BERKELEY -- The damage inflicted on Vallejo and Napa by the 6.1-magnitude earthquake Aug. 24 has officials around the region taking the opportunity to stress the need for public readiness in an emergency.

Berkeley, which has already devoted substantial resources to prepare for the next natural or man-made disaster, has now taken a further step by appointing Timothy Burroughs as its first chief resilience officer, a new position intended to establish a well-rounded preparedness strategy.

Burroughs, previously the city's climate action coordinator for seven years, will first develop and oversee the implementation of a strategy for coordinating government and social agencies and leaders to prepare the city to withstand acute shocks such as earthquakes and wildfires, as well as slower-moving issues such as sea-level rise and drought.

The strategy will add to Berkeley's completed programs to seismically upgrade buildings, increase neighborhood preparedness and cohesiveness, upgrade stormwater infrastructure and plan for the effects of climate change.

"My goal is to advance efforts that enable our community -- especially the most vulnerable in our community -- to be better prepared for and to bounce back from the acute shocks and chronic stresses that come our way," Burroughs said. "As residents of Berkeley and the Bay Area, we know what many of these shocks and stresses are."

The new position was created when Berkeley was selected as one of the first group of 32 network cities in the 100 Resilient Cities (100RC), an organization pioneered and funded by the Rockefeller Foundation, and dedicated to helping cities "build resilience to the physical, social and economic threats" that have become part of the 21st century.


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Berkeley was chosen from among an international pool of 400 applicants in part because of its leadership on related issues.

"We were told that Berkeley had been selected because we had made so much progress on other efforts, such as our Climate Action Plan, our Local Hazard Mitigation Plan and our Downtown Action Plan," said Matthai Chakko, assistant to the city manager. "All of these are things the city has put into place and has made significant progress on and these all help build a more resilient city."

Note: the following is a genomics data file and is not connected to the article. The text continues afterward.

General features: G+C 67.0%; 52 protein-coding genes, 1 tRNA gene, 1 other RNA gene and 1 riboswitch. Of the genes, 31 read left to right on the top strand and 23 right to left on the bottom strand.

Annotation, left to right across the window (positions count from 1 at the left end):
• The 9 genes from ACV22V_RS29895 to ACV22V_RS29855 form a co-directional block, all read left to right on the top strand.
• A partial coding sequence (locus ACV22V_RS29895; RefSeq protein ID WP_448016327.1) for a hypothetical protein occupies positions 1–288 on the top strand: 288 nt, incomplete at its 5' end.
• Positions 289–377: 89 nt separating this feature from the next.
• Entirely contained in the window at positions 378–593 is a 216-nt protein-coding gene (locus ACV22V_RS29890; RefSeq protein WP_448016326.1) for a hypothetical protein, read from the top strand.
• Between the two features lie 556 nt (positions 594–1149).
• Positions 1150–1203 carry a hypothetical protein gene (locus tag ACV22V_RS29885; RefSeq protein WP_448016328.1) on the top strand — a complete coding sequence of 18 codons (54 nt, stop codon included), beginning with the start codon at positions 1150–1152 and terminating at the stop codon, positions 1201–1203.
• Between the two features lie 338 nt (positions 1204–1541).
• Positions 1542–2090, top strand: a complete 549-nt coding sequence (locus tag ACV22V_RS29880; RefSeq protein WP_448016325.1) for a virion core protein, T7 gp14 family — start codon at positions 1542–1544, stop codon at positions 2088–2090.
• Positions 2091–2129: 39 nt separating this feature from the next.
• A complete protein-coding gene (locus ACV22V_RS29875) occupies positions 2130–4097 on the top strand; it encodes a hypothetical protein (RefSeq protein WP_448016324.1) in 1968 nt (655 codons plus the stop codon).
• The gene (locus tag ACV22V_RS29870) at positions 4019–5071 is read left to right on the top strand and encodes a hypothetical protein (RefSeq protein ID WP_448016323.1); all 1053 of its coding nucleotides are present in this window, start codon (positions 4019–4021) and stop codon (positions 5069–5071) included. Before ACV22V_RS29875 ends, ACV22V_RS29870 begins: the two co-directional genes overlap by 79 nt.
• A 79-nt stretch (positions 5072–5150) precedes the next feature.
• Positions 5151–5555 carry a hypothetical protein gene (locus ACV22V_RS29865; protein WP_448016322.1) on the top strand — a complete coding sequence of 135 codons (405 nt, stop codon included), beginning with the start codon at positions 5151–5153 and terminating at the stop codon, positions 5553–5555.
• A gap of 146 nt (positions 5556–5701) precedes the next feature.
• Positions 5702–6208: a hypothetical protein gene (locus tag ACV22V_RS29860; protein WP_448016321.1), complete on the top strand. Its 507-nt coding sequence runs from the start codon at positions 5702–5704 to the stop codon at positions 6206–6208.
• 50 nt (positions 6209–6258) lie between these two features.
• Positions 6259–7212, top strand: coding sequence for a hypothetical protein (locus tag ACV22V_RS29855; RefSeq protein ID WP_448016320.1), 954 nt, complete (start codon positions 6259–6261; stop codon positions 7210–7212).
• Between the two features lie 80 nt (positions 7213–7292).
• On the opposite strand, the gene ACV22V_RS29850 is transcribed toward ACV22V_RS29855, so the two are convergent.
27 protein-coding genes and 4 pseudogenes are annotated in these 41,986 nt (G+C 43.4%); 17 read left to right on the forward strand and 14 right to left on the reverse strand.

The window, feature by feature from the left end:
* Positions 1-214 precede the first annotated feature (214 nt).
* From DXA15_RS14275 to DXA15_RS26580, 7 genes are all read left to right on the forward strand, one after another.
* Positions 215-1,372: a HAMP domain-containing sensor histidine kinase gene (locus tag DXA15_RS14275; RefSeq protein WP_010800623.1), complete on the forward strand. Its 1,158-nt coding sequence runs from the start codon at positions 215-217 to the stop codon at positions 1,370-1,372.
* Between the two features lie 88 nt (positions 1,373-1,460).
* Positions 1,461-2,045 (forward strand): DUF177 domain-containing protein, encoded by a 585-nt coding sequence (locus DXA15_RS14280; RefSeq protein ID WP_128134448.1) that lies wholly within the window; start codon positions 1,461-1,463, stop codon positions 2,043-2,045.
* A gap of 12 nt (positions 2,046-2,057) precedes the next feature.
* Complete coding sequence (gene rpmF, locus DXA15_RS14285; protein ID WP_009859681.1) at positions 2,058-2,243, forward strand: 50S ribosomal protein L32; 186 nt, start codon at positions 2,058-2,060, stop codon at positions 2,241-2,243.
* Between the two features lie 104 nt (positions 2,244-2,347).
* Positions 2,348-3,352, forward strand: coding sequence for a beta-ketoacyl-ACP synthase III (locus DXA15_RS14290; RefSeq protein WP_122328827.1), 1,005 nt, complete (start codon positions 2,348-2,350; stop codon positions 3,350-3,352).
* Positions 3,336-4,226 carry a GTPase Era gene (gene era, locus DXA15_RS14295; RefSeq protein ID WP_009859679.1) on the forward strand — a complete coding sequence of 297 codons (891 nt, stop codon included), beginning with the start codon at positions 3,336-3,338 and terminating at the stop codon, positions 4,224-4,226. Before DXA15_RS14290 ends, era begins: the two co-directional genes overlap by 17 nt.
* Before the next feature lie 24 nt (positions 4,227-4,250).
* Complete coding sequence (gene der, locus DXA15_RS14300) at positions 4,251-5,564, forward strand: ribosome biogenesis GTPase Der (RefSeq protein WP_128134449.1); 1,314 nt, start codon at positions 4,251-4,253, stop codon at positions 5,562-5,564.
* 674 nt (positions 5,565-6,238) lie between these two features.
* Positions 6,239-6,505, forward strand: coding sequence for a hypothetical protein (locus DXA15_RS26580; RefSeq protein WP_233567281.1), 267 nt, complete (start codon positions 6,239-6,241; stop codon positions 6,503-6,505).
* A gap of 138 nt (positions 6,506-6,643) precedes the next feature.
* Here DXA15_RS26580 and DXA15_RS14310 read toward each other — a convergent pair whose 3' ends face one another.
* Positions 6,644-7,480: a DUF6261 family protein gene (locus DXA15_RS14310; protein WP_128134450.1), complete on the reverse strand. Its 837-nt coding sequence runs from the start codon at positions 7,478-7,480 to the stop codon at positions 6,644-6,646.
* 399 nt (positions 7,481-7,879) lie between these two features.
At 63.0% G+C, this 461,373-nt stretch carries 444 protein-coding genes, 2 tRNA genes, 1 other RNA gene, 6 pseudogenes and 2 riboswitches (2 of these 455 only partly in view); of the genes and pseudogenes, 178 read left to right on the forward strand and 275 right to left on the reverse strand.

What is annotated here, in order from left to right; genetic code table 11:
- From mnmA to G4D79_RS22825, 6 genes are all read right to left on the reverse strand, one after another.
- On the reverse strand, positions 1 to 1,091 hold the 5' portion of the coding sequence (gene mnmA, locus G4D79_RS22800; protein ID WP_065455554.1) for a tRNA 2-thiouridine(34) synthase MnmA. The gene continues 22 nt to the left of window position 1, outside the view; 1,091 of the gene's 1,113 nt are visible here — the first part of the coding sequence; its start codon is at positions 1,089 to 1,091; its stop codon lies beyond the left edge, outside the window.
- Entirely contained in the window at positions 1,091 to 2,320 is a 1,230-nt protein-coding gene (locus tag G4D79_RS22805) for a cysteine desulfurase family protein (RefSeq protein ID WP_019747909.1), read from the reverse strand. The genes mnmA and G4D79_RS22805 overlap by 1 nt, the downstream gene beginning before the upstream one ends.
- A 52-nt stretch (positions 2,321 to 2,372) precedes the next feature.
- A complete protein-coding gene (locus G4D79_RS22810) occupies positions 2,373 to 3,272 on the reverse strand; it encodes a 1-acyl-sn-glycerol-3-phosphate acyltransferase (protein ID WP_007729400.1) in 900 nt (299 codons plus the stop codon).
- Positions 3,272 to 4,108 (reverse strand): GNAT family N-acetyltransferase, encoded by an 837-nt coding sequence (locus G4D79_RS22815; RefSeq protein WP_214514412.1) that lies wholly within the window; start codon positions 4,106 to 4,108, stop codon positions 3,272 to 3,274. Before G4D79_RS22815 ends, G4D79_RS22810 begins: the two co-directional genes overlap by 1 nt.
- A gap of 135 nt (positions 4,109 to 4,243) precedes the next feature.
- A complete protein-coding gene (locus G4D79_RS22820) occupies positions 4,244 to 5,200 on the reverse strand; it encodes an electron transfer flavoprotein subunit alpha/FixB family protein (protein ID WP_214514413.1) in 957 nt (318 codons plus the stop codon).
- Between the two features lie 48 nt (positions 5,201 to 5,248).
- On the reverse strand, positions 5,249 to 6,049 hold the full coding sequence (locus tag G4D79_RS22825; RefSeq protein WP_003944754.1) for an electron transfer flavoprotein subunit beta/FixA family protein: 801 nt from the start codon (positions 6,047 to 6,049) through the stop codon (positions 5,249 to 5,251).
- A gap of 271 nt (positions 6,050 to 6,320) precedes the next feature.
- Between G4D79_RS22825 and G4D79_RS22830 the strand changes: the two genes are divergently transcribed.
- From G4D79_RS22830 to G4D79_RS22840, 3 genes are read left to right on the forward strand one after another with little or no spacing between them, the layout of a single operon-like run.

Burroughs is already familiar with such efforts, having played a role in creating and implementing the city's Climate Action Plan and contributing to the Local Hazard Mitigation and Downtown Area plans.

Burroughs identifies the continual upgrade of the city's infrastructure and community-serving facilities as a fundamental component of his work, but says resilience goes beyond those efforts.

"One of the benefits of working in a community like Berkeley is the high degree of community engagement," he said. "Resilience rests on people having connections to friends, family and neighbors that can help when disaster occurs, and being engaged and thoughtful about their readiness for a range of potential shocks and stresses."

He said engagement includes providing "a diverse set of opportunities for residents and business-owners to provide input on how to advance resilience in our community and to learn more about existing services designed to help."

Along with the new position, 100RC will fund half the salary of an associate civil engineer to work on the resilience of Berkeley's built environment.

It will also provide personnel and technical support and allow the city to tap into the resources of a number of private, public and nongovernmental organizations working with the program.

Oakland and San Francisco have also been chosen for the resilient cities program, making this area a test kitchen for collaboration and coordination of their strategies.

"This is the only part of the world where three cities were selected in the same region, and part of what 100RC wanted was collaboration between these three cities to see how they could figure out ways to work together," Chakko said.

"Because disasters do not stop at city boundaries and collaboration is a key part of responding to disasters whether they be natural or man-made."

Emergency exercise
Registration is now open for the Citywide Emergency Exercise on Oct. 18, open to all community members. All levels of experience are welcome and participants will receive a handbook containing disaster exercises, directions and objectives timed at several minutes up to two hours. No previous CERT training is required. To register or get more details visit www.cityofberkeley.info/prepare/